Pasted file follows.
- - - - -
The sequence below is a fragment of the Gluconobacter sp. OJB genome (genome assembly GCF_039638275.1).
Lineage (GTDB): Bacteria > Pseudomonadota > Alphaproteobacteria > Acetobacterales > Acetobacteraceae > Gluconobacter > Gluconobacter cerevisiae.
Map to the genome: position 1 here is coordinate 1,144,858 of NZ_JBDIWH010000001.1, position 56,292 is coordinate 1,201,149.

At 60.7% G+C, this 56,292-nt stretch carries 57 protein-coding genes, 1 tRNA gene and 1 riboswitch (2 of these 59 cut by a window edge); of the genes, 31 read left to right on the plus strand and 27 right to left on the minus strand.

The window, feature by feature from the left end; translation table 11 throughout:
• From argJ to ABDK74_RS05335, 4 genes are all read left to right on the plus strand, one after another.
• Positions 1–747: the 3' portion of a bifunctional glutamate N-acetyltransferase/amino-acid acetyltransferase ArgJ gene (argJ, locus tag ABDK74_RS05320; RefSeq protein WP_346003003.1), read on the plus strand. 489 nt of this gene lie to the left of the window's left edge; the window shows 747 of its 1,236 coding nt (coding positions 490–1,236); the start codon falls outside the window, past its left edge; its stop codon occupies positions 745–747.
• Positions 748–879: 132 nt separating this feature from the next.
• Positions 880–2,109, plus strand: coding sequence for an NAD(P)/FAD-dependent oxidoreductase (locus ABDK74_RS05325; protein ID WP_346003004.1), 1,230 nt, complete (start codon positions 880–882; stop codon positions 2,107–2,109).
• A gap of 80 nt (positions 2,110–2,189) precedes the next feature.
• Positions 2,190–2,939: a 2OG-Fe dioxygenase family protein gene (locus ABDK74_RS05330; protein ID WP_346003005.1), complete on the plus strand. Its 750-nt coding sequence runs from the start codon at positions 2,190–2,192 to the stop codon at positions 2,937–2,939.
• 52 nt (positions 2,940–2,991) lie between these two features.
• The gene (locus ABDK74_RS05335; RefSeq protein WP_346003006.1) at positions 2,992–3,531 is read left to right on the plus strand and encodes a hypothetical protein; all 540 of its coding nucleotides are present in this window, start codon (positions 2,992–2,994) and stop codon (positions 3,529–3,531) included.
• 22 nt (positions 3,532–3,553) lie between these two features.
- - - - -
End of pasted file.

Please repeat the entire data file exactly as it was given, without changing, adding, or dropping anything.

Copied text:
The sequence below is a fragment of the Gluconobacter sp. OJB genome (genome assembly GCF_039638275.1).
Lineage (GTDB): Bacteria > Pseudomonadota > Alphaproteobacteria > Acetobacterales > Acetobacteraceae > Gluconobacter > Gluconobacter cerevisiae.
Map to the genome: position 1 here is coordinate 1,144,858 of NZ_JBDIWH010000001.1, position 56,292 is coordinate 1,201,149.

At 60.7% G+C, this 56,292-nt stretch carries 57 protein-coding genes, 1 tRNA gene and 1 riboswitch (2 of these 59 cut by a window edge); of the genes, 31 read left to right on the plus strand and 27 right to left on the minus strand.

The window, feature by feature from the left end; translation table 11 throughout:
• From argJ to ABDK74_RS05335, 4 genes are all read left to right on the plus strand, one after another.
• Positions 1–747: the 3' portion of a bifunctional glutamate N-acetyltransferase/amino-acid acetyltransferase ArgJ gene (argJ, locus tag ABDK74_RS05320; RefSeq protein WP_346003003.1), read on the plus strand. 489 nt of this gene lie to the left of the window's left edge; the window shows 747 of its 1,236 coding nt (coding positions 490–1,236); the start codon falls outside the window, past its left edge; its stop codon occupies positions 745–747.
• Positions 748–879: 132 nt separating this feature from the next.
• Positions 880–2,109, plus strand: coding sequence for an NAD(P)/FAD-dependent oxidoreductase (locus ABDK74_RS05325; protein ID WP_346003004.1), 1,230 nt, complete (start codon positions 880–882; stop codon positions 2,107–2,109).
• A gap of 80 nt (positions 2,110–2,189) precedes the next feature.
• Positions 2,190–2,939: a 2OG-Fe dioxygenase family protein gene (locus ABDK74_RS05330; protein ID WP_346003005.1), complete on the plus strand. Its 750-nt coding sequence runs from the start codon at positions 2,190–2,192 to the stop codon at positions 2,937–2,939.
• 52 nt (positions 2,940–2,991) lie between these two features.
• The gene (locus ABDK74_RS05335; RefSeq protein WP_346003006.1) at positions 2,992–3,531 is read left to right on the plus strand and encodes a hypothetical protein; all 540 of its coding nucleotides are present in this window, start codon (positions 2,992–2,994) and stop codon (positions 3,529–3,531) included.
• 22 nt (positions 3,532–3,553) lie between these two features.